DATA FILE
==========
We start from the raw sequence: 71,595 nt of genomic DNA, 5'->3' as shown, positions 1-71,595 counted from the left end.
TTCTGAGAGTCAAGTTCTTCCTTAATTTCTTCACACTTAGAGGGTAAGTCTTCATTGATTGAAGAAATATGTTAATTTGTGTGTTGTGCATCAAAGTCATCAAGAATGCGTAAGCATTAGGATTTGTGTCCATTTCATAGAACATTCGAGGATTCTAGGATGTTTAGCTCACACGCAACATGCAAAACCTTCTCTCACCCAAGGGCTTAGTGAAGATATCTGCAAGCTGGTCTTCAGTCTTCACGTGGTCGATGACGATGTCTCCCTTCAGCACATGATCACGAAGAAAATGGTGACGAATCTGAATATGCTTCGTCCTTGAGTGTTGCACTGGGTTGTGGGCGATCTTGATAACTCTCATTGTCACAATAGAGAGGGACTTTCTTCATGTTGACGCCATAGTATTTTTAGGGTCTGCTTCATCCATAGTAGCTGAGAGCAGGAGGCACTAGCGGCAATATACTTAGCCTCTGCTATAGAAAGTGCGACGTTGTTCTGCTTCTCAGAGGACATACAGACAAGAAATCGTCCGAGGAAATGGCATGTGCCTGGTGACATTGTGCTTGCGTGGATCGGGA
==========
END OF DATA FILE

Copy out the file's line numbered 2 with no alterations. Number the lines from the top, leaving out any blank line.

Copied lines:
TTCTGAGAGTCAAGTTCTTCCTTAATTTCTTCACACTTAGAGGGTAAGTCTTCATTGATTGAAGAAATATGTTAATTTGTGTGTTGTGCATCAAAGTCATCAAGAATGCGTAAGCATTAGGATTTGTGTCCATTTCATAGAACATTCGAGGATTCTAGGATGTTTAGCTCACACGCAACATGCAAAACCTTCTCTCACCCAAGGGCTTAGTGAAGATATCTGCAAGCTGGTCTTCAGTCTTCACGTGGTCGATGACGATGTCTCCCTTCAGCACATGATCACGAAGAAAATGGTGACGAATCTGAATATGCTTCGTCCTTGAGTGTTGCACTGGGTTGTGGGCGATCTTGATAACTCTCATTGTCACAATAGAGAGGGACTTTCTTCATGTTGACGCCATAGTATTTTTAGGGTCTGCTTCATCCATAGTAGCTGAGAGCAGGAGGCACTAGCGGCAATATACTTAGCCTCTGCTATAGAAAGTGCGACGTTGTTCTGCTTCTCAGAGGACATACAGACAAGAAATCGTCCGAGGAAATGGCATGTGCCTGGTGACATTGTGCTTGCGTGGATCGGGA